Definition of Let

Pronunciation: lĕt´tĕd
v. t.1.To retard; to hinder; to impede; to oppose.
He was so strong that no man might him let.
- Chaucer.
He who now letteth will let, until he be taken out of the way.
- 2. Thess. ii. 7.
Mine ancient wound is hardly whole,
And lets me from the saddle.
- Tennyson.
n.1.A retarding; hindrance; obstacle; impediment; delay; - common in the phrase without let or hindrance, but elsewhere archaic.
Consider whether your doings be to the let of your salvation or not.
- Latimer.
2.(Lawn Tennis) A stroke in which a ball touches the top of the net in passing over.
v. t.1.To leave; to relinquish; to abandon.
[imp. & p. p. Let (Letted (lĕt"tĕd), [Obs].); p. pr. & vb. n. Letting.]
He . . . prayed him his voyage for to let.
- Chaucer.
Yet neither spins nor cards, ne cares nor frets,
But to her mother Nature all her care she lets.
- Spenser.
Let me alone in choosing of my wife.
- Chaucer.
2.To consider; to think; to esteem.
3.To cause; to make; - used with the infinitive in the active form but in the passive sense; as, let make, i. e., cause to be made; let bring, i. e., cause to be brought.
This irous, cursed wretch
Let this knight's son anon before him fetch.
- Chaucer.
He . . . thus let do slay hem all three.
- Chaucer.
Anon he let two coffers make.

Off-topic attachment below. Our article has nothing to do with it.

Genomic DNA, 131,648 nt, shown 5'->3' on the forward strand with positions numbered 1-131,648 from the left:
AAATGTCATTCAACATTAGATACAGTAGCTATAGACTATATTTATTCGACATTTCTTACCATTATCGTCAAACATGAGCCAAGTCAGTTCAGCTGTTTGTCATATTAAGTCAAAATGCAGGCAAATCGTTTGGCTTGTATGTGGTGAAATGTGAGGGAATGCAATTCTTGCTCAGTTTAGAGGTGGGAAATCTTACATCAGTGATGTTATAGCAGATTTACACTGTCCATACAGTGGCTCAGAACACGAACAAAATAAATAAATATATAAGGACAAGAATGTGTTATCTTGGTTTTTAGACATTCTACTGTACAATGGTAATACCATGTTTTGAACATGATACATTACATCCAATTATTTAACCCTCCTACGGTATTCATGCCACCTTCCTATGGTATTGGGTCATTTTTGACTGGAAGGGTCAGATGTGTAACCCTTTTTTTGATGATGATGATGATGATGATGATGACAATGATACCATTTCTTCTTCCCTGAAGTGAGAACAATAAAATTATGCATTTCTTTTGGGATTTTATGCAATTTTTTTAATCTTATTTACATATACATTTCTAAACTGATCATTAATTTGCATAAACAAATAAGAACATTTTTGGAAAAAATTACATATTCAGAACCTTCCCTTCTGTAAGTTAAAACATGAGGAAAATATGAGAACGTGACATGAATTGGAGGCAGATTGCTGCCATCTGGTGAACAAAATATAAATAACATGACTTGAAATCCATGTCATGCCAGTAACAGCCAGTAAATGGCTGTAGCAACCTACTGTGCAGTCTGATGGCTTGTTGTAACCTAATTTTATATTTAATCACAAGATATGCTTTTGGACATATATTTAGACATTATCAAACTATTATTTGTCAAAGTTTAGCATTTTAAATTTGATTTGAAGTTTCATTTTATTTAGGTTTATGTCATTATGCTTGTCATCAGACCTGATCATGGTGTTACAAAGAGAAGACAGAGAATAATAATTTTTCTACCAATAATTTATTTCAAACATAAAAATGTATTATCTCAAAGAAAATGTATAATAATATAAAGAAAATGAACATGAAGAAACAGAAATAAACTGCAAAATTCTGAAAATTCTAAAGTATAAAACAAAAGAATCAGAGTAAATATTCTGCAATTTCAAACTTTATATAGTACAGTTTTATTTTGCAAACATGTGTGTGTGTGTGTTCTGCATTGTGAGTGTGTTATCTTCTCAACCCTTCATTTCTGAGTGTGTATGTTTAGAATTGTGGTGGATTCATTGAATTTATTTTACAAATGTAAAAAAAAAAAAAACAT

- Gower.
4.To permit; to allow; to suffer; - either affirmatively, by positive act, or negatively, by neglecting to restrain or prevent.
Pharaoh said, I will let you go.
- Ex. viii. 28.
If your name be Horatio, as I am let to know it is.
- Shak.
5.To allow to be used or occupied for a compensation; to lease; to rent; to hire out; - often with out; as, to let a farm; to let a house; to let out horses.
6.To give, grant, or assign, as a work, privilege, or contract; - often with out; as, to let the building of a bridge; to let out the lathing and the plastering.
To let alone
to leave; to withdraw from; to refrain from interfering with.
To let blood
to cause blood to flow; to bleed.
To let down
a - To lower.
b - To soften in tempering; as, to let down tools, cutlery, and the like.
To let fly
to discharge with violence, as a blow, an arrow, or stone. See under Drive, and Fly.
To let in
a - To permit or suffer to enter; to admit.
b - To insert, or imbed, as a piece of wood, in a recess formed in a surface for the purpose.
To let loose
to remove restraint from; to permit to wander at large.
To let off
a - To discharge; to let fly, as an arrow; to fire the charge of, as a gun.
b - To release, as from an engagement or obligation.
To let out
a - To allow to go forth; as, to let out a prisoner.
b - To extend or loosen, as the folds of a garment; to enlarge; to suffer to run out, as a cord.
c - To lease; to give out for performance by contract, as a job.
d - To divulge.
To let slide
to let go; to cease to care for.
- Shak.
v. i.1.To forbear.
2.To be let or leased; as, the farm lets for $500 a year. See note under Let, v. t.
To let on
to tell; to tattle; to divulge something.
To let up
to become less severe; to diminish; to cease; as, when the storm lets up.

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